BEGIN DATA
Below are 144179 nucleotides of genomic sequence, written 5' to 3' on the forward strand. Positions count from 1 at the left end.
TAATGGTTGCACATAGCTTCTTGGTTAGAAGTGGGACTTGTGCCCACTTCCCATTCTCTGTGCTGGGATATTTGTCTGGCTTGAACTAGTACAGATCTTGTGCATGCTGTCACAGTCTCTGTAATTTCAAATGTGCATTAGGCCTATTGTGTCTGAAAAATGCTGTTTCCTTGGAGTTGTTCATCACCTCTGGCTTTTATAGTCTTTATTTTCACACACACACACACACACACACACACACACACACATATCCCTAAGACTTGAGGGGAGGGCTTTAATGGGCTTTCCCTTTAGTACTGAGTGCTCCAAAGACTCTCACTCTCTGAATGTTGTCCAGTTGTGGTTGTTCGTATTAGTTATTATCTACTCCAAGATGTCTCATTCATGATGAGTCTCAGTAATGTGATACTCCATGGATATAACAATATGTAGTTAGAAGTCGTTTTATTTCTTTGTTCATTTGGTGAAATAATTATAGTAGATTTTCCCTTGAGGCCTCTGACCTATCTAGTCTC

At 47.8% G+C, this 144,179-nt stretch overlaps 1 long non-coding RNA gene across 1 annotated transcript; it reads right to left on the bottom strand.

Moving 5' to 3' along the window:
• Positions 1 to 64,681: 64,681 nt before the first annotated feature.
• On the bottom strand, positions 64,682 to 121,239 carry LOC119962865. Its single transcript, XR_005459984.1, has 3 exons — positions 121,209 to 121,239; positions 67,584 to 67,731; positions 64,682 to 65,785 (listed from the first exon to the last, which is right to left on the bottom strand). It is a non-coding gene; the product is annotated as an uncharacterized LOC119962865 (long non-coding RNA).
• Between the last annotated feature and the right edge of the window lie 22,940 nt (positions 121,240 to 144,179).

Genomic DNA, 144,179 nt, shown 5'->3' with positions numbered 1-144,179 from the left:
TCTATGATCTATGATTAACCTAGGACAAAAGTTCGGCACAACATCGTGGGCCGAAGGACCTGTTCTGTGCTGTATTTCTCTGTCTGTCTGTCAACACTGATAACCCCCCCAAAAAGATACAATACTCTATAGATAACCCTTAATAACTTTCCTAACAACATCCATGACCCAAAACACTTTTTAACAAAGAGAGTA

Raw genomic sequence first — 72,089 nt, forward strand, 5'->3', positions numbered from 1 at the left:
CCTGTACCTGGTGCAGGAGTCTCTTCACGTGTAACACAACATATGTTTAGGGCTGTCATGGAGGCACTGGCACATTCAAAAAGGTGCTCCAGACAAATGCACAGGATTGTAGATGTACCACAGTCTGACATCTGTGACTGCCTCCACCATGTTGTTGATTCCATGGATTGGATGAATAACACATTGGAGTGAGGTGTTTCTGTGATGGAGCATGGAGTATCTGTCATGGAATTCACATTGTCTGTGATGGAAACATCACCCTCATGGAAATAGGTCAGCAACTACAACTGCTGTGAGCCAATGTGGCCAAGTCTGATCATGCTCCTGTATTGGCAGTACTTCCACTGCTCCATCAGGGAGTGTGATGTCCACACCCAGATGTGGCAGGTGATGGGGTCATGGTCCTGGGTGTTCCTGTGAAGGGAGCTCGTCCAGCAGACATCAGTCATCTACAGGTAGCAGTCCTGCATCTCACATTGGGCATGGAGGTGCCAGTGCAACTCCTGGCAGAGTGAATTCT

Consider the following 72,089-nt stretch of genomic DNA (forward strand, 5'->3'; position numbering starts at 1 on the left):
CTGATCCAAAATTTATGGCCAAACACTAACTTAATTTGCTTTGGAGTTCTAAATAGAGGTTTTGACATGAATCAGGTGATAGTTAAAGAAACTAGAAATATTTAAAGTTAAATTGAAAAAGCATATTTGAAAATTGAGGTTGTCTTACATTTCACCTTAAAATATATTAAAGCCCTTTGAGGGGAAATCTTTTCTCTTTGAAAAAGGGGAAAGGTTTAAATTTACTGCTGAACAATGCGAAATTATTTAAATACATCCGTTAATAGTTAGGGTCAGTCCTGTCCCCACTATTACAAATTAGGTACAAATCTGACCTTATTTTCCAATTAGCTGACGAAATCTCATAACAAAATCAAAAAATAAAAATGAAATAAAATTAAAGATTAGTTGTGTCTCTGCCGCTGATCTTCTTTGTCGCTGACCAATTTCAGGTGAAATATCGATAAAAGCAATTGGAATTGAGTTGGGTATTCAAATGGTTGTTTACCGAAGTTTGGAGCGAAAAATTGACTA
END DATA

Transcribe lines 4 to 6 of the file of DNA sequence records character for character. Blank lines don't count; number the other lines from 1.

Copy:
Moving 5' to 3' along the window:
• Positions 1 to 64,681: 64,681 nt before the first annotated feature.
• On the bottom strand, positions 64,682 to 121,239 carry LOC119962865. Its single transcript, XR_005459984.1, has 3 exons — positions 121,209 to 121,239; positions 67,584 to 67,731; positions 64,682 to 65,785 (listed from the first exon to the last, which is right to left on the bottom strand). It is a non-coding gene; the product is annotated as an uncharacterized LOC119962865 (long non-coding RNA).